“The need for the human to look at the results and assess whether it makes sense will never go away,” she said. “Computers can be trained to look for certain things and make decisions about next experiments in that way, but no computer can think and analyze like a human.”
In addition to making experimentation faster and safer, this new way of doing science may actually reduce people’s barriers to performing the experiments. “Autonomous discovery is moving us further away from being ‘classically trained scientists’ who specialize in a narrow topic with a specific domain that takes at least five years of advanced training to master.” Arslan explained that while earning a Ph.D. might still take five years, students might train in broad areas like biology or physics, tied with a good grasp of coding or robotics, rather than spending five years perfecting a technique in the lab.
“Broad experience and knowledge across disciplines and domains will be of even greater value,” said Arslan.
Hippe agreed. As a researcher who is just starting his career in science, he’s not worried about losing out to a robot. “The jobs that we lose in the sense that we’re automating them, we gain in the sense that we have to maintain this infrastructure. In the same way that the assembly line got rid of some manufacturing jobs, we’re shifting jobs to other places.”
This means additional jobs for everyone from engineers who design and build the machines to the technicians who keep them running to facilities crews who maintain the autonomous labs.
In every case, Arslan stressed that there are very human drivers for success. “We need creativity and curiosity!” she said. “The curiosity to solve any scientific problem will put our next generation of scientists on the right track.”
Flexible thinkers wanted
So autonomous discovery will actually create the jobs of the future. They’ll just look a little different than they did 100, 50 or even 10 years ago when a lone scientist sat hunched over a lab bench waiting for a eureka moment.
New and different ways of thinking are in high demand. Hafidi emphasized that workforce development will be key to the success of autonomous discovery. She and the team are working to enhance STEM training around AI, coding, robotics and automation.
“Students and early career researchers don’t have the biases that established researchers might have,” she said. “We need people like that. People who can be flexible thinkers.”
Hafidi stressed that there are two things students and early career scientists can bring to the scientific revolution: “We’re ready to welcome people with fresh eyes and crazy ideas.”
About Argonne’s Center for Nanoscale Materials
The Center for Nanoscale Materials is one of the five DOE Nanoscale Science Research Centers, premier national user facilities for interdisciplinary research at the nanoscale supported by the DOE Office of Science. Together the NSRCs comprise a suite of complementary facilities that provide researchers with state-of-the-art capabilities to fabricate, process, characterize and model nanoscale materials, and constitute the largest infrastructure investment of the National Nanotechnology Initiative. The NSRCs are located at DOE’s Argonne, Brookhaven, Lawrence Berkeley, Oak Ridge, Sandia and Los Alamos National Laboratories. For more information about the DOE NSRCs, please visit https://science.osti.gov/User-Facilities/User-Facilities-at-a-Glance.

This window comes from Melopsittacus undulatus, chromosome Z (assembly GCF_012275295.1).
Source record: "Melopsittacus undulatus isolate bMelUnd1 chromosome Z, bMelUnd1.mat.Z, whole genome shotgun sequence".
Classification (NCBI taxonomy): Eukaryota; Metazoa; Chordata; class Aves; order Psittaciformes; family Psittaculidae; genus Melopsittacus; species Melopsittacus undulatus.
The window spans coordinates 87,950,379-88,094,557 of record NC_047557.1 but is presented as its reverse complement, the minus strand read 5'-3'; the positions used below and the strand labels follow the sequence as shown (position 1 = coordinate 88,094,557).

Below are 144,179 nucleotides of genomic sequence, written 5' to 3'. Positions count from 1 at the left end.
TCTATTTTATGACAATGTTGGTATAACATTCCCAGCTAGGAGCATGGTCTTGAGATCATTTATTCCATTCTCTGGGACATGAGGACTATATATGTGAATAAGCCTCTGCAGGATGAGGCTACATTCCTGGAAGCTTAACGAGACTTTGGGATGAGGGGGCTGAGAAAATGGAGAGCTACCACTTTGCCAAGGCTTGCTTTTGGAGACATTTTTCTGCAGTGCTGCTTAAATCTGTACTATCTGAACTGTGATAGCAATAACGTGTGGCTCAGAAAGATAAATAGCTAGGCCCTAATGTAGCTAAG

About the Advanced Photon Source
The U. S. Department of Energy Office of Science’s Advanced Photon Source (APS) at Argonne National Laboratory is one of the world’s most productive X-ray light source facilities. The APS provides high-brightness X-ray beams to a diverse community of researchers in materials science, chemistry, condensed matter physics, the life and environmental sciences, and applied research. These X-rays are ideally suited for explorations of materials and biological structures; elemental distribution; chemical, magnetic, electronic states; and a wide range of technologically important engineering systems from batteries to fuel injector sprays, all of which are the foundations of our nation’s economic, technological, and physical well-being. Each year, more than 5,000 researchers use the APS to produce over 2,000 publications detailing impactful discoveries, and solve more vital biological protein structures than users of any other X-ray light source research facility. APS scientists and engineers innovate technology that is at the heart of advancing accelerator and light-source operations. This includes the insertion devices that produce extreme-brightness X-rays prized by researchers, lenses that focus the X-rays down to a few nanometers, instrumentation that maximizes the way the X-rays interact with samples being studied, and software that gathers and manages the massive quantity of data resulting from discovery research at the APS.
This research used resources of the Advanced Photon Source, a U.S. DOE Office of Science User Facility operated for the DOE Office of Science by Argonne National Laboratory under Contract No. DE-AC02-06CH11357.
Argonne National Laboratory seeks solutions to pressing national problems in science and technology. The nation’s first national laboratory, Argonne conducts leading-edge basic and applied scientific research in virtually every scientific discipline. Argonne researchers work closely with researchers from hundreds of companies, universities, and federal, state and municipal agencies to help them solve their specific problems, advance America’s scientific leadership and prepare the nation for a better future. With employees from more than 60 nations, Argonne is managed by UChicago Argonne, LLC for the U.S. Department of Energy’s Office of Science.
The U.S. Department of Energy’s Office of Science is the single largest supporter of basic research in the physical sciences in the United States and is working to address some of the most pressing challenges of our time. For more information, visit https://energy.gov/science.